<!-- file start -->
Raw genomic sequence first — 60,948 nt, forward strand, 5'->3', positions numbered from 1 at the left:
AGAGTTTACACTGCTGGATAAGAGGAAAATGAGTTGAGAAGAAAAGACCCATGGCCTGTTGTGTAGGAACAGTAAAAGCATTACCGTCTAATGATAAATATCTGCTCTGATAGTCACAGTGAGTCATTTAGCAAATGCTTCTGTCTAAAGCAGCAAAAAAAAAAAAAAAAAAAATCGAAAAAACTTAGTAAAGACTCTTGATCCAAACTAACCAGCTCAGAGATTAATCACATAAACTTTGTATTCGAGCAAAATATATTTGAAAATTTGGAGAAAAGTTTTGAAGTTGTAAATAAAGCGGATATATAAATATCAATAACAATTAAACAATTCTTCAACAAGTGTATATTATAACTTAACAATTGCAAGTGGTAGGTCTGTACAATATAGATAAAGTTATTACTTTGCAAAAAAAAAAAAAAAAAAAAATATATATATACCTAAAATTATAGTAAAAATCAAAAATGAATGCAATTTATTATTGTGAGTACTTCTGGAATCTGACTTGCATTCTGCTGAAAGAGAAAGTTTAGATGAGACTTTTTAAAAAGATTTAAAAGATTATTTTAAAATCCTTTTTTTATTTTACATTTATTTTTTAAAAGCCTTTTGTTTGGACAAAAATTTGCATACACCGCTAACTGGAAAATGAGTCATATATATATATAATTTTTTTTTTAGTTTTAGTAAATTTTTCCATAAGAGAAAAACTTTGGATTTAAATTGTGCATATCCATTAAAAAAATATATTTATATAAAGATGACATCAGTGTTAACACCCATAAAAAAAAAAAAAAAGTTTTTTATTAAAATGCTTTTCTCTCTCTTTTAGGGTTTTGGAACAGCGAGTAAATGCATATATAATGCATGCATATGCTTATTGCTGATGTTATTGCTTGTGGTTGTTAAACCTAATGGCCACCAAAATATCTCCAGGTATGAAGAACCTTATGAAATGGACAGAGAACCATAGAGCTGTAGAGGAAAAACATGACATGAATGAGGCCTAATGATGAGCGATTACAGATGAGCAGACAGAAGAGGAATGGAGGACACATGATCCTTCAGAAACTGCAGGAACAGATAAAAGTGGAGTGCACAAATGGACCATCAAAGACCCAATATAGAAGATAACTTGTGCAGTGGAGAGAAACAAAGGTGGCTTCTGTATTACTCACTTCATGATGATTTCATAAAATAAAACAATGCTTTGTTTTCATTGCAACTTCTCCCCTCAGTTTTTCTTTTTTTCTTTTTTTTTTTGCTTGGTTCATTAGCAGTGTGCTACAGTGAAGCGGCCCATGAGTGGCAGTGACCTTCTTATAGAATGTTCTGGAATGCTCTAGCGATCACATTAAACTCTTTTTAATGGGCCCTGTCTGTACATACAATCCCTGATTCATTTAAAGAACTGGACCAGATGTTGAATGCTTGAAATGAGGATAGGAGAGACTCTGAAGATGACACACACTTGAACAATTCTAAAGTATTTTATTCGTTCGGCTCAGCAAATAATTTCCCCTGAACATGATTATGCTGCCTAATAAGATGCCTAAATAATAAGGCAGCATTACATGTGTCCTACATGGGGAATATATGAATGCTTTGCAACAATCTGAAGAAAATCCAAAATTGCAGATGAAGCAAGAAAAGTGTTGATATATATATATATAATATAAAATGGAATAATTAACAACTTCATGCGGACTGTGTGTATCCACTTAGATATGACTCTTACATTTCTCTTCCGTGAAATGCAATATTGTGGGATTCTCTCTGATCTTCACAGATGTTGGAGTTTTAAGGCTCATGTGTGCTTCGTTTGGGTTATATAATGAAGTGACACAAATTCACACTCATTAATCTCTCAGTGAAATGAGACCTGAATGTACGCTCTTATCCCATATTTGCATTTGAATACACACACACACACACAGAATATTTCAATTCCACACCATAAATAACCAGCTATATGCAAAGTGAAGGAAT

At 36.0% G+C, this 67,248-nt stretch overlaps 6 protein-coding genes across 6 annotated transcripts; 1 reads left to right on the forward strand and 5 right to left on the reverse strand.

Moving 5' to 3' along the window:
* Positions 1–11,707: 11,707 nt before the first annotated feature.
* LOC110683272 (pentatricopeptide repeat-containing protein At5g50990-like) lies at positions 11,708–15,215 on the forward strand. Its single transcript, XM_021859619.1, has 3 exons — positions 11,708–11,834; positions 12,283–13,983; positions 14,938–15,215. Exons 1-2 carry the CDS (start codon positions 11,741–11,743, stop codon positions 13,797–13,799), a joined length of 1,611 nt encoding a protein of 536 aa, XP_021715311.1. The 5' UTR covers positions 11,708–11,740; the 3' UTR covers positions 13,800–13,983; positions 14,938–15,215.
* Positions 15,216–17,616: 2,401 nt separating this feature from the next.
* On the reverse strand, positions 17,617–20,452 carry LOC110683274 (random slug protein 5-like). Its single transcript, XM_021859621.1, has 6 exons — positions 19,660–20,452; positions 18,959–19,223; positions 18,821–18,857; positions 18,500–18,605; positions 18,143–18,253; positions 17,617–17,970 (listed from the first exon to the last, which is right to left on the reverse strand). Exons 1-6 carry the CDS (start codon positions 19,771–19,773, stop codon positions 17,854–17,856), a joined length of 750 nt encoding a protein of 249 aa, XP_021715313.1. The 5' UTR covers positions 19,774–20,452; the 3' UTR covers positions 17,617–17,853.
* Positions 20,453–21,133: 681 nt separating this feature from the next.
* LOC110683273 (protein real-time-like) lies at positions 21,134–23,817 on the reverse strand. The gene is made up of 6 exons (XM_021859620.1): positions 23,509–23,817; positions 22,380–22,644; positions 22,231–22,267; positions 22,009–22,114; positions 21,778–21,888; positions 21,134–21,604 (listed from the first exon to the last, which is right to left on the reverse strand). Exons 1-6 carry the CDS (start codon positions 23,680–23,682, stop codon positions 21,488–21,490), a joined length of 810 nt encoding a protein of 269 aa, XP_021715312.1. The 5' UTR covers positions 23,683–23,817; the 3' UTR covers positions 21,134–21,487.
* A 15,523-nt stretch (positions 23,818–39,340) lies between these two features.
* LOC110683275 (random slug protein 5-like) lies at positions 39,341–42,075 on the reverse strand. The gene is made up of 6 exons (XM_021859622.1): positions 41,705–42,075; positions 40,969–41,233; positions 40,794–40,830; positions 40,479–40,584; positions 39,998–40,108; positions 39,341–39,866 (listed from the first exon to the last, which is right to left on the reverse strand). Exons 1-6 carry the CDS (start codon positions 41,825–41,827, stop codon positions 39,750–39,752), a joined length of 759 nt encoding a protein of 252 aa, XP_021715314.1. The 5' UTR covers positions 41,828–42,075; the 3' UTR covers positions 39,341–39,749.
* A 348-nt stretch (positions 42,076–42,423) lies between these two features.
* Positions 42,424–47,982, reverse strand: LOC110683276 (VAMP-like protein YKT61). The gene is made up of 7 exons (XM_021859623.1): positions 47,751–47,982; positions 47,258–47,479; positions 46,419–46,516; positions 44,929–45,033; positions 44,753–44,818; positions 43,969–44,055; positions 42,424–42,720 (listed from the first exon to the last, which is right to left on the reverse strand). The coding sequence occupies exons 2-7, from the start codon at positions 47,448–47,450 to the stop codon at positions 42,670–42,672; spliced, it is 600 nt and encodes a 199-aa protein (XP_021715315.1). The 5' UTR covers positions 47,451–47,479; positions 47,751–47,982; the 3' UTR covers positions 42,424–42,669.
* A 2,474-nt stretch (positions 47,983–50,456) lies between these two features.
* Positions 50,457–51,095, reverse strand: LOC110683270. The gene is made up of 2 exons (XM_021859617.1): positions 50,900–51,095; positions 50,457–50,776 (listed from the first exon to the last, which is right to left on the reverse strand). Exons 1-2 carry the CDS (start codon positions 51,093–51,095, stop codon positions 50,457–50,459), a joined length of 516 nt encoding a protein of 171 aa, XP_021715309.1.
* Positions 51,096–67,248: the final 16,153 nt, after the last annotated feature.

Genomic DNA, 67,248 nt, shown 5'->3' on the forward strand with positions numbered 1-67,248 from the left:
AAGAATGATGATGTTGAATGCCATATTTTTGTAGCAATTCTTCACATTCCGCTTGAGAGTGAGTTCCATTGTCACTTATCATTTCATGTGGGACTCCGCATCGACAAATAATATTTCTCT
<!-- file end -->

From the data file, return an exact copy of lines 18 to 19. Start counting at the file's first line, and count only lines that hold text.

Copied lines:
Genomic DNA, 67,248 nt, shown 5'->3' on the forward strand with positions numbered 1-67,248 from the left:
AAGAATGATGATGTTGAATGCCATATTTTTGTAGCAATTCTTCACATTCCGCTTGAGAGTGAGTTCCATTGTCACTTATCATTTCATGTGGGACTCCGCATCGACAAATAATATTTCTCT